ELI5: Explain Like I'm 5

mean absolute error in machine learning

When we are learning about something new, we often make mistakes. And when we make mistakes, we want to know how far off we were from being right. That's where mean absolute error comes in!

In machine learning, we use mean absolute error (MAE) to measure how wrong our predictions are. We want our predictions to be as close to the correct answer as possible, and MAE helps us see how far off we were on average.

Let's say we are trying to predict the height of a tree. We make three guesses: 10 feet, 15 feet, and 13 feet. The actual height of the tree is 12 feet. To find our MAE, we first calculate how far off each guess was from the correct answer.

- Our first guess was off by 2 feet. (10 - 12 = -2)
- Our second guess was off by 3 feet. (15 - 12 = 3)
- Our third guess was off by 1 foot. (13 - 12 = 1)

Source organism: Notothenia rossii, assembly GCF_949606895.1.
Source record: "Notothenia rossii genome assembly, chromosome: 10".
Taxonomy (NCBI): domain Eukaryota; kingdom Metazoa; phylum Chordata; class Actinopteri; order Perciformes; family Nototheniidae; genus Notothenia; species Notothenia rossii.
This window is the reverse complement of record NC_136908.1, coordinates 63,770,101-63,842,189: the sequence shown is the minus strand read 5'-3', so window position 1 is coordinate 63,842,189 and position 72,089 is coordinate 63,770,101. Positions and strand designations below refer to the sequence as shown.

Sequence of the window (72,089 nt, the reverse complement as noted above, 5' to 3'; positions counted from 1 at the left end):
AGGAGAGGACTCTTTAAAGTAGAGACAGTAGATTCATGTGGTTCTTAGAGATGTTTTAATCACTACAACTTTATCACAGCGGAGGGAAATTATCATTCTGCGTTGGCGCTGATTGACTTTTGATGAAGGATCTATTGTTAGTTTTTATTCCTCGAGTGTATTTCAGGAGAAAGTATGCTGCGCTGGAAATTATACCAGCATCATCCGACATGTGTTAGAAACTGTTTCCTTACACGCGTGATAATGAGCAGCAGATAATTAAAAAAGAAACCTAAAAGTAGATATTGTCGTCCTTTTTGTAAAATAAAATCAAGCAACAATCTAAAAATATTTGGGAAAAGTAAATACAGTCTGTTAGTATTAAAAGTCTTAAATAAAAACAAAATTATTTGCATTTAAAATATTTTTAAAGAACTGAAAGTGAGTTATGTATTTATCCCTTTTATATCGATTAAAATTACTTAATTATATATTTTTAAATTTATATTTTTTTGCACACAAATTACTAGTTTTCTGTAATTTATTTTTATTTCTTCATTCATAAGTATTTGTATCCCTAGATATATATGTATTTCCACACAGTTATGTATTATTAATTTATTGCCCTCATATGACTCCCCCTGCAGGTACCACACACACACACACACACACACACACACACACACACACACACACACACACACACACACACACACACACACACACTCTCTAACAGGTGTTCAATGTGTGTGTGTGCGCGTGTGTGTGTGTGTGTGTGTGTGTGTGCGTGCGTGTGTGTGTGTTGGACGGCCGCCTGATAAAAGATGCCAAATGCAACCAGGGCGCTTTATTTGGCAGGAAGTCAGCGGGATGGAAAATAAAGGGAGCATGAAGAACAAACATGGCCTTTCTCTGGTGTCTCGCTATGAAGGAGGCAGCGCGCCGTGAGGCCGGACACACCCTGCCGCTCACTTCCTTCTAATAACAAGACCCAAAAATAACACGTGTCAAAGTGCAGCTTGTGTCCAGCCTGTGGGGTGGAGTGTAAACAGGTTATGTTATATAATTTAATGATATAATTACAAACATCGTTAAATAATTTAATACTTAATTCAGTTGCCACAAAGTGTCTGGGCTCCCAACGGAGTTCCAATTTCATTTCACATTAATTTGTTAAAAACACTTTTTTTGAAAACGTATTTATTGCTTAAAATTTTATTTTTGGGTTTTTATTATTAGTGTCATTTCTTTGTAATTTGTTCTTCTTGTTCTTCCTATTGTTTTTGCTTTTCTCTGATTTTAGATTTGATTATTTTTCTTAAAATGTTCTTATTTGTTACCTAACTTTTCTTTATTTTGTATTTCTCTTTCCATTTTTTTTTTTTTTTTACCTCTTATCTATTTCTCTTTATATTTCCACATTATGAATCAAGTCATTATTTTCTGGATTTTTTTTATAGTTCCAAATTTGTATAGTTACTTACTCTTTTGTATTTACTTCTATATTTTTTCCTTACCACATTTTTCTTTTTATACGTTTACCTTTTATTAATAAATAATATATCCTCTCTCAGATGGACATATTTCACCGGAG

Now we need to find the average of these errors. To do this, we add up all the errors and divide by the number of guesses we made. In this case, we made three guesses, so we will divide by 3.

- (-2 + 3 + 1) / 3 = 0.666 feet

Our MAE is 0.666 feet. This means that on average, our guesses were about 0.666 feet away from the correct answer.

MAE helps us evaluate how well our machine learning model is performing. If our MAE is very high, it means our predictions are very far off and we need to work on improving our model. But if our MAE is low, it means our predictions are pretty close to the right answer and we can trust our model to give us good predictions.